The Yorkshire Dales are actually a collection of different valleys each with their own distinct features. Richmondshire forms part of the Northern Dales which also contains Swaledale, Arkengarthdale, Wensleydale, Coverdale and Bishopdale.
Richmondshire itself has a large number of valleys each with its own personality and style. In fact, the word “dale” is Norse for valley. Norse is not the only language to give names to places in and around Richmondshire, with Saxons and Angles providing Askrigg (the ash ridge) and Birkdale (the birch valley).
Picturesque meadows are hemmed in by iconic drystone dykes, secluded waterfalls cascade into wooded glens and small villages and market towns cling to the hillsides.
A Beautiful Natural Habitat
All around you will find valleys and verges brimming with wild flowers, including Sweet Cicely in the spring, Meadow Cranesbill, Dog Daisies and Meadowsweet in the summer. You can also find hay meadows with up to 50 different types of wildflowers. Local farmers and landowners are working with conservation bodies to ensure these rare meadows continue to survive in the Yorkshire Dales.
The edges of the moors are a great breeding ground for curlew and you can also find dippers and gray wagtails in the rivers. You can also hear the unique call of the red grouse and lapwings can be found through Richmondshire.
The Formation of the Landscape
Man has long drawn to the area and early settlers made forest clearings for their animals. Even today evidence of cultivation terraces can be seen on the steep hillsides near Reeth in Swaledale. There are also remains of fortifications and defences with some good examples at Maiden Castle and Stanwick.
Monks established farms in the area around the 12th century when the Abbeys of Easby and Jaervaulx were founded. They were responsible for clearing forests and draining the marshes. It is thought that the Jervaulx monks introduced sheep to the area and produced the first Wensleydale cheese.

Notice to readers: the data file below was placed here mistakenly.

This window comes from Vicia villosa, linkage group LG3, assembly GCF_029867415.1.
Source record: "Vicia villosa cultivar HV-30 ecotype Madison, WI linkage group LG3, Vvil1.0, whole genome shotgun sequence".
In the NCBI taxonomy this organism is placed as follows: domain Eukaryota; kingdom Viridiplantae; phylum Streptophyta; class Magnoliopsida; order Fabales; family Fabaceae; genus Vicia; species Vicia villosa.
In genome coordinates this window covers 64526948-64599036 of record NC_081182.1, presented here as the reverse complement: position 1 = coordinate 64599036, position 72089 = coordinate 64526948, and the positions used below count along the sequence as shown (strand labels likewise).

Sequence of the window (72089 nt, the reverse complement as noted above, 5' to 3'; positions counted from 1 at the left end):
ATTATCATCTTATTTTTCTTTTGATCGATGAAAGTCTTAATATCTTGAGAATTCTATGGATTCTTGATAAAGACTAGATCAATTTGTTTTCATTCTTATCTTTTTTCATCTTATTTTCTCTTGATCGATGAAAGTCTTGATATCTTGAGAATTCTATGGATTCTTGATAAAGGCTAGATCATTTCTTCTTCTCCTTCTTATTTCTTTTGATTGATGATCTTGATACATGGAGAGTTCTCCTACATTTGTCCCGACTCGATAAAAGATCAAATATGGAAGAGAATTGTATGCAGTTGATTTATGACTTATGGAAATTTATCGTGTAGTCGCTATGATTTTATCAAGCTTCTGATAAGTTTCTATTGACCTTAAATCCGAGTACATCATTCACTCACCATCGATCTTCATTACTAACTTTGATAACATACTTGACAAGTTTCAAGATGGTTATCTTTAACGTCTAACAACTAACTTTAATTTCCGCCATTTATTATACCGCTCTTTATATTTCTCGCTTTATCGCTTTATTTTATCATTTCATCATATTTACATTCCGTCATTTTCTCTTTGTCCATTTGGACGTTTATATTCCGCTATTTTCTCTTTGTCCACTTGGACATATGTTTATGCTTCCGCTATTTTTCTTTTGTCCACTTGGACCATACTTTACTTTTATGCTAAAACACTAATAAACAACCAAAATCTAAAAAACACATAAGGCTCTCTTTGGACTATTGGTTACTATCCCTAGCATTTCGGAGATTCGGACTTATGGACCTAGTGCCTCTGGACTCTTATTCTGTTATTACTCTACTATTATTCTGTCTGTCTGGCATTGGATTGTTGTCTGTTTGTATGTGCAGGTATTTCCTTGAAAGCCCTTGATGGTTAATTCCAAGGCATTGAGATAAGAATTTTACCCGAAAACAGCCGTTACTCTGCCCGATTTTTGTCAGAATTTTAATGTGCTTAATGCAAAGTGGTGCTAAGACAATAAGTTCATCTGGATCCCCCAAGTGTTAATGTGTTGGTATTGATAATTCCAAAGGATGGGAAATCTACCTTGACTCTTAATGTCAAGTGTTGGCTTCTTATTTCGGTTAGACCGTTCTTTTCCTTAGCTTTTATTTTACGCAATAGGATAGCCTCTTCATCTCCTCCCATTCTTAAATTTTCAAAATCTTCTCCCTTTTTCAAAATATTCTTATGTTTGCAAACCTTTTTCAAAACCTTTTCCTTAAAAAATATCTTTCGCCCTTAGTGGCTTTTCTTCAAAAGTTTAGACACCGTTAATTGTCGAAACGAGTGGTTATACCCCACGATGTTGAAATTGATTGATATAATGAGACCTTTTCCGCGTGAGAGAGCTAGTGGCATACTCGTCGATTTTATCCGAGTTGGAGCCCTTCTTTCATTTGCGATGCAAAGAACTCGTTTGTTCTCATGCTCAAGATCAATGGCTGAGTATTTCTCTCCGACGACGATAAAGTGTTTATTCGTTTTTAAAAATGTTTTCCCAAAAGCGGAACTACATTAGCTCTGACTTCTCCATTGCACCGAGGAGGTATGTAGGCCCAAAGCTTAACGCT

The land passed into private owners' hands after the monasteries were dissolved. It was around this period that many of the farmhouses and drystone walls that give the area its personality were built.
The land has also been used by industry, with lead mining particularly precalent in the Yorkshire Dales in the 19th century. Scars from this period can still be seen today although they have been softened by vegetation over the last 100 years. However you can still see derelict smelt mills and peat stores throughout Richmondshire.
A Stunning View that Inspires Artists, Writers and TV
Turner and Girtin traveled to the area on painting trips to capture the natural beauty of the area. From waterfalls to riversides, they traveled on horseback making sketches that best known watercolours. Today you can find a series of Turner seats at the viewpoints used by the great artist.
The area was the inspiration for Alf Wright to create his world famous vet, James Herriot. He actually spent his honeymoon in the Yorkshire Dales and this claimed in a lifetime of love affair with the area.
TV and film are now attracted by the beauty of Richmondshire. With its timeless scenery and historical villas, it makes an ideal location for period dramas. The TV set of James Herriot's clinic has been preserved and you can visit it in Richmond Museum.